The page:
JOHANNESBURG, SOUTH AFRICA — Mozambique is on edge again about a possible return to civil war after 21 years of peace. The former rebel group Renamo says it will no longer honor a 1992 peace deal following small skirmishes between its fighters and government forces. Renamo has long complained that the civil war's victors - the ruling Frelimo party - have rigged elections to hold onto power.
The Mozambican former rebel group Renamo said this week it was pulling out of a 1992 peace deal. The deal ended a 15-year civil war that battered the southern African nation and killed an estimated 1 million people.
On Tuesday, gunmen thought to be with Renamo attacked a police station in central Mozambique, just a day after the group’s leader declared the end of the cease-fire.
Renamo has long expressed frustration at being an opposition party. The former anti-communist rebel group has claimed that the ruling party, Frelimo, has rigged elections and has marginalized the opposition.
Britain-based academic Joseph Hanlon has been writing about Mozambique and Southern Africa for three decades. Hanlon saud he’s not too concerned about a return to war, primarily because so many things have changed in 21 years.
“It’s not a return to war because neither side could wage a war. If you go back to the 1990s, Renamo was supported extensively by apartheid South Africa and informally by the United States; they had substantial military capacity. ... Now, Renamo is composed of aging guerrillas who are now in their 50s and 60s and Mozambique opted after the civil war to have a very small military, so it does not have strong military capacity either. So neither side can go back to war," he said.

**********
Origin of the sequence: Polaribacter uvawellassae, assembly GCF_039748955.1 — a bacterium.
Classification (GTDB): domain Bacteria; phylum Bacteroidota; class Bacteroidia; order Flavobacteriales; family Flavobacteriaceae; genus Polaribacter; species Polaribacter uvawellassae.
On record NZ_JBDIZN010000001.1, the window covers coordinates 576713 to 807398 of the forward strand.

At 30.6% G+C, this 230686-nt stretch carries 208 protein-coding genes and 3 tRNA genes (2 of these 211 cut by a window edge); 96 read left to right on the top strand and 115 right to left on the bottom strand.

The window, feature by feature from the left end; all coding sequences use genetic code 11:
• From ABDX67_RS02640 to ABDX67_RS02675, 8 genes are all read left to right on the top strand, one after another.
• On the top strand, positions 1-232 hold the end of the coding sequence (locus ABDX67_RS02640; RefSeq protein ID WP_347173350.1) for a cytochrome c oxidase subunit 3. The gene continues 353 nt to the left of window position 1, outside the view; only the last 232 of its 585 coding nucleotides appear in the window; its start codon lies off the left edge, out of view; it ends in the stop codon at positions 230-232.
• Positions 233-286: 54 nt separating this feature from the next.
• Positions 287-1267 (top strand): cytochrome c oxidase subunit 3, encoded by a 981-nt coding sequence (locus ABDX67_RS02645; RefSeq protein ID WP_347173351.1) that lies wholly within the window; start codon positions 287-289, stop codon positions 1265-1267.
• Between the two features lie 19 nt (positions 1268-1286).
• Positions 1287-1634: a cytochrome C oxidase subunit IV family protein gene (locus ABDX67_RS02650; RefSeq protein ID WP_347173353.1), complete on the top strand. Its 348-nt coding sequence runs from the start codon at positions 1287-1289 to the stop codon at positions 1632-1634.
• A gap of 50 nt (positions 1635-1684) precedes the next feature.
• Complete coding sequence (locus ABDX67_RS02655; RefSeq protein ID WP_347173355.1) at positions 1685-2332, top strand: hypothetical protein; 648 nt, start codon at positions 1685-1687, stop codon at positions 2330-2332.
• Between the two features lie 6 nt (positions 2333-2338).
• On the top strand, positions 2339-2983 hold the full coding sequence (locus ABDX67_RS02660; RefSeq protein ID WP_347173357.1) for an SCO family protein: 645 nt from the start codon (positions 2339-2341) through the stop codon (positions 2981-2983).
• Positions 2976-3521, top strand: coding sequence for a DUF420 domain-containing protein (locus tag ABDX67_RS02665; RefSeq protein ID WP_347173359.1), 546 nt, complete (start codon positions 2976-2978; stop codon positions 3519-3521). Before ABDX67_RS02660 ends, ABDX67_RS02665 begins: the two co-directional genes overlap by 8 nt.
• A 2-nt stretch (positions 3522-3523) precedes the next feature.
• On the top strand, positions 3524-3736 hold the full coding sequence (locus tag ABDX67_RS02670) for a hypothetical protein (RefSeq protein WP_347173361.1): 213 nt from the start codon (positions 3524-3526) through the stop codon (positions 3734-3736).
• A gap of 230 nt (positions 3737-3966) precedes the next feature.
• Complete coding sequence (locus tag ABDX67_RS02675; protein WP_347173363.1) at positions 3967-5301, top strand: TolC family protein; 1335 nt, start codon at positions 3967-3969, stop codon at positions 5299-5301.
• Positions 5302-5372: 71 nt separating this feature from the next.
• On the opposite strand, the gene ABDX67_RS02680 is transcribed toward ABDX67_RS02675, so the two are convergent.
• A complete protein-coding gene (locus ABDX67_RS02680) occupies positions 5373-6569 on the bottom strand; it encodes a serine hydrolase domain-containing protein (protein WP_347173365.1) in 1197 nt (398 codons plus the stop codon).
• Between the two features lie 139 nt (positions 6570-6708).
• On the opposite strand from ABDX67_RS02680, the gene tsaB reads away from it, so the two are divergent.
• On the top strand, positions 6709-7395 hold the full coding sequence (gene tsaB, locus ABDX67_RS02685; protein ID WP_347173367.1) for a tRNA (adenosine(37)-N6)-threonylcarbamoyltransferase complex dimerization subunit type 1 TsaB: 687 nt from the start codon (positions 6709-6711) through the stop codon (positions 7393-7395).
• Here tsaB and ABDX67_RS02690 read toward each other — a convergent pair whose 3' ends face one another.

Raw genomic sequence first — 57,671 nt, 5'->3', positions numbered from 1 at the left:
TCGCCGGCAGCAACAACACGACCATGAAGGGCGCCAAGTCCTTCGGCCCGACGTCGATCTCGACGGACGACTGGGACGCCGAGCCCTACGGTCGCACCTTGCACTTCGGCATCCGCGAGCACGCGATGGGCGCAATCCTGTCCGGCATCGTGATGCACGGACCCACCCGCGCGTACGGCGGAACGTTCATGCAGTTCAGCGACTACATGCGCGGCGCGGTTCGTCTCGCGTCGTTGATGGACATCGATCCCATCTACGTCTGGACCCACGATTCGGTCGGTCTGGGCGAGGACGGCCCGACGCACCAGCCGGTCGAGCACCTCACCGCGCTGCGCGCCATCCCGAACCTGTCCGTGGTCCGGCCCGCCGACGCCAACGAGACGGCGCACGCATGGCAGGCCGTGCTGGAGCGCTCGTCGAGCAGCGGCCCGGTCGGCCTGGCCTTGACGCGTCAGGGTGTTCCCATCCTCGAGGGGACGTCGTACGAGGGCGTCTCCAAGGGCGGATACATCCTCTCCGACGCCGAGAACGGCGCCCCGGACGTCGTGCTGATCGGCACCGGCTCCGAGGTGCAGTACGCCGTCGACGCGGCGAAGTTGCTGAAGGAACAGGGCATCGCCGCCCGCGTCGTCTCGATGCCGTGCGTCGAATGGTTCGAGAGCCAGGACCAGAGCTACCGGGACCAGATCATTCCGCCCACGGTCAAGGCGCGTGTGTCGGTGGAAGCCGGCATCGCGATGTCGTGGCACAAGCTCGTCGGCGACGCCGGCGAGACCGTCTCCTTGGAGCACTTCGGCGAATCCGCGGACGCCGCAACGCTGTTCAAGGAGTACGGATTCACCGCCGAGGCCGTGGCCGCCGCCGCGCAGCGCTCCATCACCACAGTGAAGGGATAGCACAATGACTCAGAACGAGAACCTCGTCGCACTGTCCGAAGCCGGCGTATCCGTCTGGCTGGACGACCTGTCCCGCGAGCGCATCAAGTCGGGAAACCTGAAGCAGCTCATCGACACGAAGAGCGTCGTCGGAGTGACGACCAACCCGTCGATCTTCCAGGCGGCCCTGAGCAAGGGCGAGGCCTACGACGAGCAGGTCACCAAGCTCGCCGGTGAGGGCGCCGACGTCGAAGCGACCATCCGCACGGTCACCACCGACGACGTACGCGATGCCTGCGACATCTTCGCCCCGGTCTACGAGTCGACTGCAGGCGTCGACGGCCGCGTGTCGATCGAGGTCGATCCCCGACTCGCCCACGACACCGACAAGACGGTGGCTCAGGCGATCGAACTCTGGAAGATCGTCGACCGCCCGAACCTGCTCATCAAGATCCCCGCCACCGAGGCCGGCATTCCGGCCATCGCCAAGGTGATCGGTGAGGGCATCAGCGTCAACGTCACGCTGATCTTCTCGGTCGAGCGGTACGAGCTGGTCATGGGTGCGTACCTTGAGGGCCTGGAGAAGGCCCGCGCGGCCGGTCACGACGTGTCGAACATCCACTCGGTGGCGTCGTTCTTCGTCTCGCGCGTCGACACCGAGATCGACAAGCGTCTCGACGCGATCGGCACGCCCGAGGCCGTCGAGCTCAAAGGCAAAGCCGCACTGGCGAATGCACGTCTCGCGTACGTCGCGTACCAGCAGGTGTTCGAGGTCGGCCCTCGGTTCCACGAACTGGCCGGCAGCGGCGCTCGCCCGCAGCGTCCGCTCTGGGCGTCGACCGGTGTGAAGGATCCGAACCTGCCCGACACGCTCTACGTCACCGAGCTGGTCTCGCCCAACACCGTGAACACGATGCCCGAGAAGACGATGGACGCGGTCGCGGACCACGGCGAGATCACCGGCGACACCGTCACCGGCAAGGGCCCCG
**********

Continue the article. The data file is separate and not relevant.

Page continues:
Researcher Elisabete Azevedo-Harman, from the London-based policy institute Chatham House, said the roots of this latest conflict went back decades and involved the usual suspects: money and power.
Renamo, she said, has been sidelined in politics, partially because of the way the political system was set up. But, she said, the group also never successfully transitioned from guerrilla fighters to political operators, and have lost popular support because of it.
Mozambique's increasing wealth from natural gas, she said, has also been a sore point.
“And Renamo feels excluded not just from the political power but also the economic power. And they’ve been accusing some ruling party members [of having] political control, but also economic control. And of course if the country’s now rich, they feel they’ve been excluded also from this access to the resources of the country,” said Azevedo-Herman.
Hanlon said he expected leaders to look to the past to settle today’s problem. Maybe, he said, the ruling party should throw money at the problem literally.
“A face-saving buyoff is the way out of it. It will happen, but not in the immediate future. … It would be sinecures on government boards, but it would also be cash in suitcases. That’s how the war was settled 21 years ago. It was cash in suitcases,” said Hanlon.
Azevedo-Harman proposed a different solution. She said that community leaders and religious leaders should try to hammer out an agreement. After that, she said, they needed to take a hard look at the constitution.
“The two main political parties, they should involve these people and engage these people for an immediate dialogue and debate now. But giving them a voice and actually also capacity of deciding, not just the two main parties. Long term, the country needs to be rethinking the constitutional design that they have, the presidential system that doesn’t have checks and balances,” said Azevedo-Harman.
Both analysts predicted that the current skirmishes may continue, which could have worrying long-term effects. But war, they said, may not yet be on the horizon.